Posted on: Sat, 02/09/2002 - 8:33am
DMB's picture
Joined: 02/22/2001 - 09:00

Evan reacted to his second pbj sandwich when he was 12 months old. He reacted with hives and some facial swelling. The pediatrician at the time, said to just give him benadryl and wait 3 months and put a dab of peanut butter on his arm to see what happened. Obviously, he broke out in hives where I put the pb on his arm. He had a few more contact reactions and then he had an anaphylactic reaction at 18 months. My MIL gave him a piece of plain chocolate that apparently had traces of peanuts. We did not have an epi then, so we had to rush him to the ER where they gave him a shot.
Obviously, we got a new pediatrician and a referral to an allergist. The allergist felt he was a little young to do testing and it was quite obvious what he was reacting to. When Evan turned 3, the allergist ordered a cap/rast. He said he wanted to do the blood test every couple of years to check Evan's levels.

Posted on: Wed, 02/13/2002 - 10:38am
anonymous's picture
Joined: 05/28/2009 - 16:42

A sample of a frozen PB&J by smuckers called "uncrustables" gave Jacob his reaction.
By the time we reached the checkout he was red from ear to ear and nose to chin. It went away in a couple hrs. We had a RAST test done a couple days later.

Posted on: Fri, 06/28/2002 - 6:14pm
MattsMom's picture
Joined: 09/17/2000 - 09:00

I have two kiddos. Matt is 3.5y and Meagan is 4.5y. At 6mo of age, we discovered Matt was allergic to peanuts. Life went on. When he was about 22mo old, I stumbled onto this site while looking for some unrelated info. After reading for about two days straight (lol), I did some major juggling and got both kids health insurance (hadn't had any in awhile...since Medicaid ran out), and appts with a new pediatrician. Went in for Matt's intitial appt with the new ped and asked for a referral to an allergist for testing for other allergies, because by then I knew that it was, if not likely, very possible he had other- unidentified- food allergies. (He did.)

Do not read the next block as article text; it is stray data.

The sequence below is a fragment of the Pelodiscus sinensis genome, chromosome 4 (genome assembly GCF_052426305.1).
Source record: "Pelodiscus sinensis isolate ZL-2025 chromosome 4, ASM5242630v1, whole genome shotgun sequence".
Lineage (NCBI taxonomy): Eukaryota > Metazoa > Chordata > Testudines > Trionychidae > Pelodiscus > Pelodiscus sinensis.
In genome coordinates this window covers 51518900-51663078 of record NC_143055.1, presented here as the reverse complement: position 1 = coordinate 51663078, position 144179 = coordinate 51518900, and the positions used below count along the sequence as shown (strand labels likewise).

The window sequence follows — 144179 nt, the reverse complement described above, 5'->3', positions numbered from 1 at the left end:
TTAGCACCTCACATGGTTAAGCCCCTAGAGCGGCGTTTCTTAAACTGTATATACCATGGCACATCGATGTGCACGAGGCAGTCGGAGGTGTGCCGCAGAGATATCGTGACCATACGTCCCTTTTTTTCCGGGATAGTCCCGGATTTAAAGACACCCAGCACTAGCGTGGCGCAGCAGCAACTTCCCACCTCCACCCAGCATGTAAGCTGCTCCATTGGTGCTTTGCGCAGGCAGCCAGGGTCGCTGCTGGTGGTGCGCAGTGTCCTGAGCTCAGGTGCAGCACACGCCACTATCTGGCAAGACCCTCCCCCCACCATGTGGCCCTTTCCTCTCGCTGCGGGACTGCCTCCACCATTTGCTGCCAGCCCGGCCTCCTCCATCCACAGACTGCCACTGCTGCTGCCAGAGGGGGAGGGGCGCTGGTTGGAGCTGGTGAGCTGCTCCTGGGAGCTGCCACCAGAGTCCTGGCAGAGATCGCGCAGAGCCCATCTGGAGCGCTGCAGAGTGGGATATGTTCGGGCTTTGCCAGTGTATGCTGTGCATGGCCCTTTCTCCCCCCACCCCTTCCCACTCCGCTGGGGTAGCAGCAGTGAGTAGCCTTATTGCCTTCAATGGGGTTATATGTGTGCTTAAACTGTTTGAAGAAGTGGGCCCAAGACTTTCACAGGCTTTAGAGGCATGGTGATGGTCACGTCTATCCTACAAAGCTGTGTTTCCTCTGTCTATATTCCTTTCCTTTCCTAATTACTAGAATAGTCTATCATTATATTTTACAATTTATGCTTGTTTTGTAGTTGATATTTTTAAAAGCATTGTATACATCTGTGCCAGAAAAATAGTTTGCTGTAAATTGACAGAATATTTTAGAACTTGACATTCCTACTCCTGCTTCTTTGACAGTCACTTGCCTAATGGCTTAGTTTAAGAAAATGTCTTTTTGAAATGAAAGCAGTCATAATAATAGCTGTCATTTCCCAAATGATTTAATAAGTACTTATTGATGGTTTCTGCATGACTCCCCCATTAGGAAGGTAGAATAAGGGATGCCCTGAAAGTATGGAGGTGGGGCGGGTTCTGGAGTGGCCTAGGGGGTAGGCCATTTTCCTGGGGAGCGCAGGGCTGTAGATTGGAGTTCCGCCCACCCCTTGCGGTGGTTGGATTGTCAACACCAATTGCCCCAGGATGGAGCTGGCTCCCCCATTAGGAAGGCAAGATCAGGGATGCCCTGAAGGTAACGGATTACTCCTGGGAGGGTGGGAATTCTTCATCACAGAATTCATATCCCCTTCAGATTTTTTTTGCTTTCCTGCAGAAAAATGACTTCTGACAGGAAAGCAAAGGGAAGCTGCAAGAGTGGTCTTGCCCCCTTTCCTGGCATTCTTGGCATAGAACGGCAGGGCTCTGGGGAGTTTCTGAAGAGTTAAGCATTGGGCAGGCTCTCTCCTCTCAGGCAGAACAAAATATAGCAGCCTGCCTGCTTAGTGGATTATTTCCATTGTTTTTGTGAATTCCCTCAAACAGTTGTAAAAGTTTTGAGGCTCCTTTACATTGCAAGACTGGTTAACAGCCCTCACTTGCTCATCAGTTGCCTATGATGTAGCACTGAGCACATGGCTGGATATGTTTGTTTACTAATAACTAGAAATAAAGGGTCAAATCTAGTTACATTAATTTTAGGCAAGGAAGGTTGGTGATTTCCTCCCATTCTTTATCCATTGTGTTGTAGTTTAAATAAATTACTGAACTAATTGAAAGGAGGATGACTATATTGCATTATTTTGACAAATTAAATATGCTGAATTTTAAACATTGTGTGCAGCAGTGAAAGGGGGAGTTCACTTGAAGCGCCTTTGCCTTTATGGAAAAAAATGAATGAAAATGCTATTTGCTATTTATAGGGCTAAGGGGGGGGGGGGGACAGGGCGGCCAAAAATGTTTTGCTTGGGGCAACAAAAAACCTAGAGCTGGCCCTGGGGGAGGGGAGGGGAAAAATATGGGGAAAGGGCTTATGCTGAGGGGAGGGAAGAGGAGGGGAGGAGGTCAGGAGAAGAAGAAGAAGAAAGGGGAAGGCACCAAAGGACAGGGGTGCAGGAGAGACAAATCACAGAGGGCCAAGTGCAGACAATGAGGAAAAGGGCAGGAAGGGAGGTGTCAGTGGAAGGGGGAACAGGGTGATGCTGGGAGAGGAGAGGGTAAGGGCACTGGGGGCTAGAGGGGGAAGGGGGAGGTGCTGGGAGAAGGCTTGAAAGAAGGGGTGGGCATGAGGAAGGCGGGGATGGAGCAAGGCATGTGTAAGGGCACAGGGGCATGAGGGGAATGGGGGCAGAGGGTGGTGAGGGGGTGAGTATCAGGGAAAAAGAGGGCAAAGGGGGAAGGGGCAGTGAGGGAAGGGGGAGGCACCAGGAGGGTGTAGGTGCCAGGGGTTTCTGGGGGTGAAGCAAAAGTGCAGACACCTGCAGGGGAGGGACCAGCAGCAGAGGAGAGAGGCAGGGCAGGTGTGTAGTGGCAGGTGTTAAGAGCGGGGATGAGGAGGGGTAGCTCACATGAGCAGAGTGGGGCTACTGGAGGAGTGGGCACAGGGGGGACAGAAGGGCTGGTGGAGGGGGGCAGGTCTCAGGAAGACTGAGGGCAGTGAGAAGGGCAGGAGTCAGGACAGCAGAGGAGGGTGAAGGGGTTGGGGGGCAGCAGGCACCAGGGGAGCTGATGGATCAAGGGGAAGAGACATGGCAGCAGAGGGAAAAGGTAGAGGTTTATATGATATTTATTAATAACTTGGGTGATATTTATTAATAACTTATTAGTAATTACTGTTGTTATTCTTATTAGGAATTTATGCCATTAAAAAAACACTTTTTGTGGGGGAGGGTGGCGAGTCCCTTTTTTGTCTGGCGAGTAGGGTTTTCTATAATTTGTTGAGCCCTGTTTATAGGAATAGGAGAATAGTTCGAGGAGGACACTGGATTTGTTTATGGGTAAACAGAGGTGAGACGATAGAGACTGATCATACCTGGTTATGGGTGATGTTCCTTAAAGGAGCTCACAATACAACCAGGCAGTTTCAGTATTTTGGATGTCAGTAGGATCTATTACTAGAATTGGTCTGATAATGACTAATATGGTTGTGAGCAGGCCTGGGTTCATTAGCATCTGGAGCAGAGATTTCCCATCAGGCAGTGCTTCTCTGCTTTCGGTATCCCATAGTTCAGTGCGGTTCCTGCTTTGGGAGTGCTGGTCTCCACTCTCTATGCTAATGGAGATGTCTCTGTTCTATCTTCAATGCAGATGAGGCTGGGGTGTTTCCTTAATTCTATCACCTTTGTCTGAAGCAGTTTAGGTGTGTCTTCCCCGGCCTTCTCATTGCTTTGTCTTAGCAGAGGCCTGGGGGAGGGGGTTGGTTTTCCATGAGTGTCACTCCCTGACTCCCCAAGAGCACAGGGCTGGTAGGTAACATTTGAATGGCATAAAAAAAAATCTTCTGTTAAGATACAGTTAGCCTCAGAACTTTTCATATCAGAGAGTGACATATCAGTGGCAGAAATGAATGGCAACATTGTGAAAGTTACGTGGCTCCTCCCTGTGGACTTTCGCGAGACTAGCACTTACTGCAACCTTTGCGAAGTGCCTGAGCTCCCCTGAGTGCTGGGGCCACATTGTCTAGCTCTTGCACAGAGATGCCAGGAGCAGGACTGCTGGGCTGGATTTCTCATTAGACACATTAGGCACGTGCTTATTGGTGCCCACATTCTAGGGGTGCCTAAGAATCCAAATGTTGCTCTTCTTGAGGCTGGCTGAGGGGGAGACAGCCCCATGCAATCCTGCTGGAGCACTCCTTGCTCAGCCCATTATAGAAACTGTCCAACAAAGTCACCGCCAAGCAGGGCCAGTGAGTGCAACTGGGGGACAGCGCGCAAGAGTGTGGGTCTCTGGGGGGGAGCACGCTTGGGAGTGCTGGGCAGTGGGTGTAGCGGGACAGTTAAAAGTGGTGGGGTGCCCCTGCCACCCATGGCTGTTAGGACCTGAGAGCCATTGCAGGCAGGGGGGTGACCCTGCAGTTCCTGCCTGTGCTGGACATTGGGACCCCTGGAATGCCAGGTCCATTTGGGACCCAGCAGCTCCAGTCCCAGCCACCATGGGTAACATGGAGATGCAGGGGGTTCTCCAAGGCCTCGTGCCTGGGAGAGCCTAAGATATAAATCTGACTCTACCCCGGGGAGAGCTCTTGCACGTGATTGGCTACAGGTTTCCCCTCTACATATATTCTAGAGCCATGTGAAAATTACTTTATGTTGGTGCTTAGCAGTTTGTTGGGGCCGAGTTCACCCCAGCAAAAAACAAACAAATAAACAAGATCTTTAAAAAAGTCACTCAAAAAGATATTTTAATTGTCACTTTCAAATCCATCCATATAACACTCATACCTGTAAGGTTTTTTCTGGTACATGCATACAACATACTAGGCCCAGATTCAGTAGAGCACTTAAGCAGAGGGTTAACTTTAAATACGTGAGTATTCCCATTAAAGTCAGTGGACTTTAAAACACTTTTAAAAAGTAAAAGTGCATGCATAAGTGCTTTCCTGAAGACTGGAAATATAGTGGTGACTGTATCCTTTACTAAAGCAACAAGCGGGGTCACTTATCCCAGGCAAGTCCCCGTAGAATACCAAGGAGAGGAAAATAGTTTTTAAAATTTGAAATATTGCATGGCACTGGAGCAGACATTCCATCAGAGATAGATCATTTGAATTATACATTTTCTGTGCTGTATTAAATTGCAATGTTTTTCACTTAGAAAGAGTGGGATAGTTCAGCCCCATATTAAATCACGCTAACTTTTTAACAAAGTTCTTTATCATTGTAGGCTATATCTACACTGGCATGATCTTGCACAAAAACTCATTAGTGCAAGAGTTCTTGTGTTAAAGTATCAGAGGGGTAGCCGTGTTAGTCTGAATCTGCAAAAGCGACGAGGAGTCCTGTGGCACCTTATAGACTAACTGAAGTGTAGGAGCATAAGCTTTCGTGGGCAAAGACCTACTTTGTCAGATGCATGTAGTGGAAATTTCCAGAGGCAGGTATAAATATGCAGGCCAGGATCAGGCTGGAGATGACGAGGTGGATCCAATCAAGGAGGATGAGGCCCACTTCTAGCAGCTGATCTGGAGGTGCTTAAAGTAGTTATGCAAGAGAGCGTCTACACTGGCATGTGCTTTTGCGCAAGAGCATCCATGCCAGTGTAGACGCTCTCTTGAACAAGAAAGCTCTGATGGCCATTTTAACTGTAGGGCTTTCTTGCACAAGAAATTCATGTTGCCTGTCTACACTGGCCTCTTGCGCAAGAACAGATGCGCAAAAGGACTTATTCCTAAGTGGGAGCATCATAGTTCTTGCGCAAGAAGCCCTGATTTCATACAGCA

Once we'd gotten testing done on him (and I'd done a lot more research) I became aware that eczema could indeed by caused by allergies. It was then that I realized unidentified food allergies could be causing my daughter's eczema. I suspected milk and made an appt with the allergist. (I was right, btw, and was also surprised with a couple of others.)
So, the intitial jump into the world of allergy testing was a direct result of this site and the further reading/research it spawned. Thanks again, Chris!!!!
[This message has been edited by MattsMom (edited June 29, 2002).]

Posted on: Sat, 06/29/2002 - 3:02am
5boysrus's picture
Joined: 06/06/2002 - 09:00

My son, now 14, was not tested for allergies until age 11 or 12. He tested positive to many environmental things, dust, mold, and foods. (peanut, rice, walnut bein ghis 5+). I had him tested because he was sick all the time--ear infections, sinus infections, always congested, and SNORED terribly!